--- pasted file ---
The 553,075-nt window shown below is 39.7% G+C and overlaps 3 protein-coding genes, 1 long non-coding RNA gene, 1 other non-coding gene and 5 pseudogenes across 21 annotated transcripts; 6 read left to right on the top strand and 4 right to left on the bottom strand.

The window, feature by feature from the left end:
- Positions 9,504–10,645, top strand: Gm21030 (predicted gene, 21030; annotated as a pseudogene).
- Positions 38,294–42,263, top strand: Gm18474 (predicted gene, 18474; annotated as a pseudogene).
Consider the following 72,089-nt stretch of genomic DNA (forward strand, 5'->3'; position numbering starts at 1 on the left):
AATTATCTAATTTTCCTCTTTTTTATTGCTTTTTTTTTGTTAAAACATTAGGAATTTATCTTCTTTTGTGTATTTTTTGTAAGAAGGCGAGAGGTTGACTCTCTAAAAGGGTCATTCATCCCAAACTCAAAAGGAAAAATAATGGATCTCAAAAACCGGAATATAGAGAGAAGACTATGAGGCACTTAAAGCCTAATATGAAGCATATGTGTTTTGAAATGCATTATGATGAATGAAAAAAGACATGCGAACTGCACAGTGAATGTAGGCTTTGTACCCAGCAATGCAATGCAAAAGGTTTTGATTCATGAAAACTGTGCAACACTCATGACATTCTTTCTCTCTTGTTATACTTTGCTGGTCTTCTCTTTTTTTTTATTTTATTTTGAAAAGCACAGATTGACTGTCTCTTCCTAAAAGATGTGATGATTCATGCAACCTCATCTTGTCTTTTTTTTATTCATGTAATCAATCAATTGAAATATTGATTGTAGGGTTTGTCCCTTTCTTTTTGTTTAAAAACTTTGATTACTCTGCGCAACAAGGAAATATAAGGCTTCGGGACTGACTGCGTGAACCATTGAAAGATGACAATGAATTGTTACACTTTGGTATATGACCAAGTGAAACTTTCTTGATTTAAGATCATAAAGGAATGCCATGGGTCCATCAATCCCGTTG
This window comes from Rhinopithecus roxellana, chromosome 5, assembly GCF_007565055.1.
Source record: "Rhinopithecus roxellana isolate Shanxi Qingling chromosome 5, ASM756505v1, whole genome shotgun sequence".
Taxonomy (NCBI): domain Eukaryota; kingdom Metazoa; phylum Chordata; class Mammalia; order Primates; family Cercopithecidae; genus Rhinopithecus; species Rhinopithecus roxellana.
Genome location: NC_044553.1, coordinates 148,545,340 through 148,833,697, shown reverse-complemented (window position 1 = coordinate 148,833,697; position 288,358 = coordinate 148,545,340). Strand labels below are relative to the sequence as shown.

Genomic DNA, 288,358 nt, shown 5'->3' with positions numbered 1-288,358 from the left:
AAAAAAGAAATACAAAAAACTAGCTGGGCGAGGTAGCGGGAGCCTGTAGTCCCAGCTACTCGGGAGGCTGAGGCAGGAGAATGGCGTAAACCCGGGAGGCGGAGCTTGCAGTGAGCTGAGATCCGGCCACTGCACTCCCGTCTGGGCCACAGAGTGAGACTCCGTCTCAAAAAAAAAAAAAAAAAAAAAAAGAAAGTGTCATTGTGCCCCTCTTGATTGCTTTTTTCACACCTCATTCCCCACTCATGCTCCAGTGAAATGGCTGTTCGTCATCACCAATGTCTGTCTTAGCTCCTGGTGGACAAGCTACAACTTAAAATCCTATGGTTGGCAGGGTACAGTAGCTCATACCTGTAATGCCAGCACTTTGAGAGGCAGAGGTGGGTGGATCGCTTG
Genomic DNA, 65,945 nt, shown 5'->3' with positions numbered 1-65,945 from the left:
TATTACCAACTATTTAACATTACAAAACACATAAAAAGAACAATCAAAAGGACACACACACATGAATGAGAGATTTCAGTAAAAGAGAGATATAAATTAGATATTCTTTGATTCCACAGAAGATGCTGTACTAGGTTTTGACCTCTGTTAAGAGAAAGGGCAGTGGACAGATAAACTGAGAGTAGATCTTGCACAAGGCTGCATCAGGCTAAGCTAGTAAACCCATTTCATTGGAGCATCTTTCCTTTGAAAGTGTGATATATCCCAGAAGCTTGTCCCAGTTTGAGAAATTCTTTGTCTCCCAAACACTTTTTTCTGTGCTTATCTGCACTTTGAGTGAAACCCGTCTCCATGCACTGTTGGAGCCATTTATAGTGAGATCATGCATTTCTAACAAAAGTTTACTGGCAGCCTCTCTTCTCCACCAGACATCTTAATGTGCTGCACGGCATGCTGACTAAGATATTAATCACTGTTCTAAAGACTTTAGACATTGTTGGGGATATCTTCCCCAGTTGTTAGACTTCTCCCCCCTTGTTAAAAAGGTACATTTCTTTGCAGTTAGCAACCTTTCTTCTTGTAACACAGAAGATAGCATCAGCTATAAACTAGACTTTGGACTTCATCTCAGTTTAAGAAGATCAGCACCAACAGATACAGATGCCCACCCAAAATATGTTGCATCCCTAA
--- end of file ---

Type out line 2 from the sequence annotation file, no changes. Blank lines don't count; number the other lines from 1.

The window, feature by feature from the left end: